Sometimes later becomes never - just do it!
Procrastination is an easy trap to fall into. Read on to find out how you can avoid it.
How easy it is to watch one more episode of your favourite show, and how much more difficult is it to start your revision?
The laziness always strikes when it’s time to open your Law books and sit down with your notes! It is a bullet that we have all tried to dodge, until we are left with a few weeks before the exams to catch up with the revision. Often our immediate response to this is to panic! We are often guilty of procrastinating because we feel like it’s not much work, or something we can catch up with later. Then, all of a sudden you have a whole syllabus to catch up with. So then, how can you manage to keep calm during the exam period?
Sebastian Vettel once said ‘Fail to prepare, prepare to fail’ and it has always stuck with me. The right mindset and willpower are essential to fight lack of motivation, stress and that rush of adrenalin which often translates into anxiety. We stress ourselves out most often because we do not discipline ourselves enough to put the effort in. We do not realise that sometimes it just takes two or three hours in a day to read and understand what we are studying, but we make the mistake of leaving things until it is too late. Completing a self-set daily quota of studying will boost your confidence and automatically help reduce your stress. Below are my tips for taking ownership of the study process.
Wake up early in the morning, clean your desk and grab that coffee or green tea (in my case) and get started! Always keep your study space tidy- it promotes positivity and motivation to study. Create a soothing playlist of music. I listen to instrumental music, mostly jazz. Not only does it provide stress relief but it also helps to focus, kill the stress and anxiety. It might not be for everyone but is definitely worth a shot.
However, sometimes you just feel too lazy to even open that book! Don’t worry, we’ve all been there. Browsing Pinterest would seldom fail to imbue me with inspiration; whether it is quotes or motivational speaking. Sometimes, I would just organize my desk with all my stationery. I would start by making a list, jotting down what I would study for the day. Remember, one task at a time helps to manage the stress and it tricks the mind into thinking that you are in control of the situation. Probably Jürgen Klopp or Pep Guardiola would tell you the same, they set small, manageable, realistic goals and had a set milestone that they wanted to reach. These are high-level examples, but the bar should almost always be set higher than your reach.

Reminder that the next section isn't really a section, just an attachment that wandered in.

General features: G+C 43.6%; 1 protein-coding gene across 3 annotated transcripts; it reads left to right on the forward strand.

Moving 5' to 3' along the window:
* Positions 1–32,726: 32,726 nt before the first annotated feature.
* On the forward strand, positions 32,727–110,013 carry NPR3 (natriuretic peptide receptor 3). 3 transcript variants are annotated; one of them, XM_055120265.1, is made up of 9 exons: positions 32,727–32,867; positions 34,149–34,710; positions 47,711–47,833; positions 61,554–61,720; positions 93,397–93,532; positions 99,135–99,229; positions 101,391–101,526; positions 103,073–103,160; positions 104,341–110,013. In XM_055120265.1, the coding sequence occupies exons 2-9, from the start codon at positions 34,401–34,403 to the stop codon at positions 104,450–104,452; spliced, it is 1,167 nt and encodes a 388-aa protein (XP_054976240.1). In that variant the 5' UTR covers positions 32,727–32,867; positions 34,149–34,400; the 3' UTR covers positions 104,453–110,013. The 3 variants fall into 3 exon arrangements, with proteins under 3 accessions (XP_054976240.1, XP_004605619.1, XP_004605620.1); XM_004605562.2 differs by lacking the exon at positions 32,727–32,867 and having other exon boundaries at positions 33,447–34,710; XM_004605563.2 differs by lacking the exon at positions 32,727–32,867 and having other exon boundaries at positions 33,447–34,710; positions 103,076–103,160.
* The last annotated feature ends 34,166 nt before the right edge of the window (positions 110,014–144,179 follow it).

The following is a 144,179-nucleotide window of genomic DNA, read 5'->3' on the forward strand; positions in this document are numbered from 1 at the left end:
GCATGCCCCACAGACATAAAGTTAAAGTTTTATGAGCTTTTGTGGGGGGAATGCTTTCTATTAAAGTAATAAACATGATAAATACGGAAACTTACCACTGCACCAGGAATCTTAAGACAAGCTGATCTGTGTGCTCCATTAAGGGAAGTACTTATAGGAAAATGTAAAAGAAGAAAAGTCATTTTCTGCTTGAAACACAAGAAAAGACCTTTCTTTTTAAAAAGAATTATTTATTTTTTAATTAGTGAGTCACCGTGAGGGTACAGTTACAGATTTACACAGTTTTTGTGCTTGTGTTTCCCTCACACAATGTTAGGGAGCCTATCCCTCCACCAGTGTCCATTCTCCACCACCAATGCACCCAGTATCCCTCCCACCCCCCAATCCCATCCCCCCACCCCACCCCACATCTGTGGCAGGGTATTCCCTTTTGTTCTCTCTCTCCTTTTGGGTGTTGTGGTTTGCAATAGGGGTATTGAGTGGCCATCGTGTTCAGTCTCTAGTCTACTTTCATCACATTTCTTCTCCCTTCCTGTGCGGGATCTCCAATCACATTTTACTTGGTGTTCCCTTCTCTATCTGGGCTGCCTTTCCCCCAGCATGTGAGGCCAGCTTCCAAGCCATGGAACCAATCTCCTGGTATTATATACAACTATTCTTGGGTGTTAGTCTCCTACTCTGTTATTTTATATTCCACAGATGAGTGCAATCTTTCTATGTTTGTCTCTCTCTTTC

Another pointer would be to manage how you study. It is important to learn what method of studying works best for you. Whilst some of my friends would use multi-coloured ink pens and highlighters to write their notes, others would just skim through some lecture notes and go straight on to the exams.
Group work could be your thing. It is always motivating when you and your friends are all in the same boat. However, none of the above worked for me. I could not master the art of colour-coding everything. Group work was not very helpful as some of my classmates would be very competitive and would not share their slice of knowledge. I have always been a lone wolf behind the desk. I would do my above-mentioned rituals and sit at my desk, stick to a maximum of four colours and prepare my notes.
I followed a simple method: Read the chapter, do some solo brainstorming, and then write it down in my own words. Essentially my method was learning everything by heart. Most concepts would slowly begin to make sense. Once I had retained the essentials, I would take a brief nap of twenty minutes. Studies suggest that a power nap is always good for the memory. It refreshes the brain and body as well as boosts the memory. After that, I would read over my notes twice and then tackle another chapter in another module. While most factors would remain the same for you and your class (lectures, tutorials and exam papers), how you will process all of that to reach the common destination is purely personal. Thus, I would recommend taking a few days off to ‘learn how to learn’, just not a week before exams!
I hope these tips can prove useful for University of London students wherever they are. Remember – getting started is half the battle!
Mokshada studied the LLB via distance learning in Mauritius.